Disrupt PAD III - Randomized study of the Shockwave Medical Peripheral Lithoplasty System used in combination with DCB versus standard balloon angioplasty used in combination with DCB to treat moderate and severely calcified femoropopliteal arteries (Disrupt PAD III).
Comparison of a device that delivers sonic energy (sound) versus standard balloon to disrupt hard, calcified vascular blockages
Sponsor: Shockwave Medical
Enrolling: Male and Female Patients
Clinic Visits: 4
IRB Number: AAAR2502
U.S. Govt. ID: NCT02923193
Contact: Kate Dalton: 347-514-3366 / keb2114@cumc.columbia.edu
Additional Study Information: This study is for patients who suffer from a condition where one of the blood vessels that deliver blood to your leg has a significant narrowing. This is called peripheral artery disease (PAD). The narrowing may be suitable for a treatment technique called balloon angioplasty. One of the therapies that has been used to treat PAD is balloon angioplasty. It is a procedure where a small balloon is inserted into the blood vessel next to the area that is narrowed and inflated temporarily. The inflated balloon opens up the narrowing by pushing on the wall of the blood vessel to restore blood flow to your leg. After treatment, the balloon is deflated and removed and no part of the balloon catheter is left behind in the artery.In this study, two devices that can also be used to treat PAD are being studied. One is the ShockwaveLithoplasty device and the other is the IN.PACT Admiral drug-coated balloon (DCB). The purpose ofthe randomized study is to compare the results of patients whose narrowed blood vessels are treated with the Lithoplasty device plus DCB to those treated with standard balloon angioplasty plus DCB. The purpose of the observational study is to assess the real-world acute performance of the Shockwave Lithoplasty device in the treatment of calcified, stenotic, peripheral arteries.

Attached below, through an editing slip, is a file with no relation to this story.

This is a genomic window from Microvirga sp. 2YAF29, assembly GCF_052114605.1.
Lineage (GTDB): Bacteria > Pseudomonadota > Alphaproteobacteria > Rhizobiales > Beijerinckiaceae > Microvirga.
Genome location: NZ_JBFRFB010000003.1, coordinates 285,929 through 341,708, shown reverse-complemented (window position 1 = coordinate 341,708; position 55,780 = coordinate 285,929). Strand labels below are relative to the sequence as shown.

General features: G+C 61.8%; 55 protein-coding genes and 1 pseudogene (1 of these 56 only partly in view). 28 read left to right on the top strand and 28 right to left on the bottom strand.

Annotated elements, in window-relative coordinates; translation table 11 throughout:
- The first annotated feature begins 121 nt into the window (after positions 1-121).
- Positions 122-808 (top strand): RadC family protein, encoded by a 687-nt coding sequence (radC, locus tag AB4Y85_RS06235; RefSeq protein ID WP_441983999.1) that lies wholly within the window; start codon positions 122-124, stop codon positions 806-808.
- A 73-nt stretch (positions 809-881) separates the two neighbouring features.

This study is closed
Sahil Parikh, MD
Do You Qualify?
Do you have peripheral artery disease? Yes No
You may be eligible for this study

Place Holder

For more information, please contact:
Kate Dalton